“Guardians of the Southern Gate”
San Diego's industrial and newsreel cameramen unionized in 1929
Posing with the expensive tools of their trade, these San Diego motion-picture cameramen were announcing their enrollment in Hollywood’s new cameramen’s union, formally called the International Photographers of the Motion Picture Industries, Local No. 659 of the International Alliance of Theatrical Stage Employees and Motion Picture Machine Operators of the United States and Canada—a mouthful more often identified by its initials: IATSE–MPMO.
The photo seen here was published in the June 1929 issue of The International Photographer, Local 659’s monthly magazine, with the larky pro-union caption “Guardians of the Southern Gate.” Although most of its members worked in the Los Angeles movie studios, commercial newsreel and industrial cameramen also joined to benefit from the Local’s advocacy for professional education, employment networking, safety regulations and clearly defined contract and wage structures in a young industry already famous for its perpetual state of technological and artistic disruption.
None of the photographers seen here were new to motion-picture work, and their very expensive, hand-cranked, 35mm, silent-movie cameras attest to their owners’ skills and success. The shopfront behind them was that of freelance news photographer Walter E. Averrett (1885-1958), standing second from right. In business since 1913, Averrett added motion camera work in the late teens, and produced a local weekly newsreel for the Balboa Theater beginning in 1926. Averrett’s French-made Debrie “Interview” newsreel camera, with tripod and essential accessories, retailed in the early 1920s for about $1,400, more than $20,000 today.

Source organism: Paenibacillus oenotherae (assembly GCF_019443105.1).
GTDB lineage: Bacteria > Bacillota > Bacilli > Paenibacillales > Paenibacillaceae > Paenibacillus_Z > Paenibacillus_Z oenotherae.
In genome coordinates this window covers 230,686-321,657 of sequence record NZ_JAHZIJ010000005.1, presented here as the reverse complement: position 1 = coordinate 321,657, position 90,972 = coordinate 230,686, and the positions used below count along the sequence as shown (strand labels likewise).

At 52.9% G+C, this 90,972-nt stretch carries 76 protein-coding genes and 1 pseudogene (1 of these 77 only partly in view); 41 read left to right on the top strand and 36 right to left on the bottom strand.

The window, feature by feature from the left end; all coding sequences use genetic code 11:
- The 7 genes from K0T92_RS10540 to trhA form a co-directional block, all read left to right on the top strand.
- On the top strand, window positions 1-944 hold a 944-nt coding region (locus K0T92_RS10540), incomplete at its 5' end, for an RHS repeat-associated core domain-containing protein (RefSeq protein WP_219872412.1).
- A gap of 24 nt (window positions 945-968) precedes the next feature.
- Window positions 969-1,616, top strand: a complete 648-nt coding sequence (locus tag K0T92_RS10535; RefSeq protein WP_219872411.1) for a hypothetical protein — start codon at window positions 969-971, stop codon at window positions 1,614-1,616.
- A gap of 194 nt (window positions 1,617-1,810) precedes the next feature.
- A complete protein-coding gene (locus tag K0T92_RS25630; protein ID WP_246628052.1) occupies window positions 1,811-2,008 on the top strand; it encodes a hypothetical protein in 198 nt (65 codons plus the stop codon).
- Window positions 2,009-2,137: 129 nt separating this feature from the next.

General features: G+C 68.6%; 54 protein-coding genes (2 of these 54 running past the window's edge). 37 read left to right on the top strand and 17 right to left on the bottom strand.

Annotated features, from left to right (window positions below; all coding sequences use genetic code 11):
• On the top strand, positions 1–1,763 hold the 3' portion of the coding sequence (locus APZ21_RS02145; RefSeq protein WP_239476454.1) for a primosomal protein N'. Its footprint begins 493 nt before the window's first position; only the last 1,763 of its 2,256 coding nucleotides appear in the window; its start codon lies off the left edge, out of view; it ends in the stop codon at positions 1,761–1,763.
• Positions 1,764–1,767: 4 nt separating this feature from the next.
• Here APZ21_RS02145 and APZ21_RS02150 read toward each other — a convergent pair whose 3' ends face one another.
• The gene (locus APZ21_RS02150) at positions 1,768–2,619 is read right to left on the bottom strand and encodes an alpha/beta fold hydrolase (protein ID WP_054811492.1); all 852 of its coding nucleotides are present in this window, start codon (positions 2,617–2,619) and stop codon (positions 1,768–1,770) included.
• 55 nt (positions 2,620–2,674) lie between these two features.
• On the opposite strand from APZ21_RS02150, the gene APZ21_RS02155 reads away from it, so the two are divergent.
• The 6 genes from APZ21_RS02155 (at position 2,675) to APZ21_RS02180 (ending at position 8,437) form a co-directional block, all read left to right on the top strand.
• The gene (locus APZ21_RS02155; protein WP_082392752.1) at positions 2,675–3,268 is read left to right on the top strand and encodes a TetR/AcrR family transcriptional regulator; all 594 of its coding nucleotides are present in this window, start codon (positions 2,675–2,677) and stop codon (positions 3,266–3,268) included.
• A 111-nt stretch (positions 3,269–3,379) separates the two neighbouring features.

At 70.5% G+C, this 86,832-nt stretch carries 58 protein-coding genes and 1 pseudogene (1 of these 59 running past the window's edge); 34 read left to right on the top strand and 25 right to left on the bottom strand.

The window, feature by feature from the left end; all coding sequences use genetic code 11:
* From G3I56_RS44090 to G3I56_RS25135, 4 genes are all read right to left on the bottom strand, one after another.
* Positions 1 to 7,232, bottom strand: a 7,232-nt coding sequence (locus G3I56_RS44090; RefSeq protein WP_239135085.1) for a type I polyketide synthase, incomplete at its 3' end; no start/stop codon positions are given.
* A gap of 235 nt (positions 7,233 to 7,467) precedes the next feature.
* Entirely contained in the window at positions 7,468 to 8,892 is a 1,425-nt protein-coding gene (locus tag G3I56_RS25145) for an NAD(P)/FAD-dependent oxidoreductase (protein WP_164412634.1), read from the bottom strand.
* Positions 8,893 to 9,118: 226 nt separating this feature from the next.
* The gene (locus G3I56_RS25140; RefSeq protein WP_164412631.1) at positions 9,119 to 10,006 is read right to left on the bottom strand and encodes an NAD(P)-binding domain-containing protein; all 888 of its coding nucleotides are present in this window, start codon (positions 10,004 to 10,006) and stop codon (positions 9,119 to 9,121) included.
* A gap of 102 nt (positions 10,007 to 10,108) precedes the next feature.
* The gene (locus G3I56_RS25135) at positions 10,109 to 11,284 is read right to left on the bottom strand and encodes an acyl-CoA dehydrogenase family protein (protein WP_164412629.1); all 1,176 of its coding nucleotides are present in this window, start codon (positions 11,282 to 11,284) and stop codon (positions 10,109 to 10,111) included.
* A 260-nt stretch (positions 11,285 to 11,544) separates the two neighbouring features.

At far left is Robert F. Bryan (1905-1977), an Averrett employee and Local 659 member since June 1928, and the stepson of Harry T. Bishop, longtime head of the San Diego Union’s photo department. Next is Harry A. Flenner (1895-1977) with his Bell & Howell model 2709, Hollywood’s most popular camera, its full kit costing more than $33,000 in today’s dollars. Flenner was Averrett’s partner in his local newsreel company. On his left is J.M.F. Haase (1893-1959), the U.S. Navy’s senior aerial photographer on North Island since 1911. His Akeley “Pancake” camera was specifically designed for rapid action work, its kit costing more than $50,000 in today’s dollars.
Standing between Haase and Averrett is James B. Herrick (1890-1975), a still and motion cameraman working for Schuyler Bunnell’s Photo Shop on E Street. At far right is James R. Palmer (1897-1980), cradling his Devry Standard Automatic “Lunch Box” camera, one of the earliest lightweight spring-driven cameras that could be used for hand-held as well as tripod work. In 1929, it retailed for $150, about $2,100 today. Jimmy Palmer grew up in San Diego’s Savoy Theater, which was managed by his father. By 1920, he had broken into Hollywood studio work as an assistant cameraman and later worked at MGM. Although he frequently worked in San Diego in the 1920s, by 1929, he had earned a seat on Local 659’s board of executives as its industrial cameramen’s representative, among them his friends in San Diego seen here. ϖ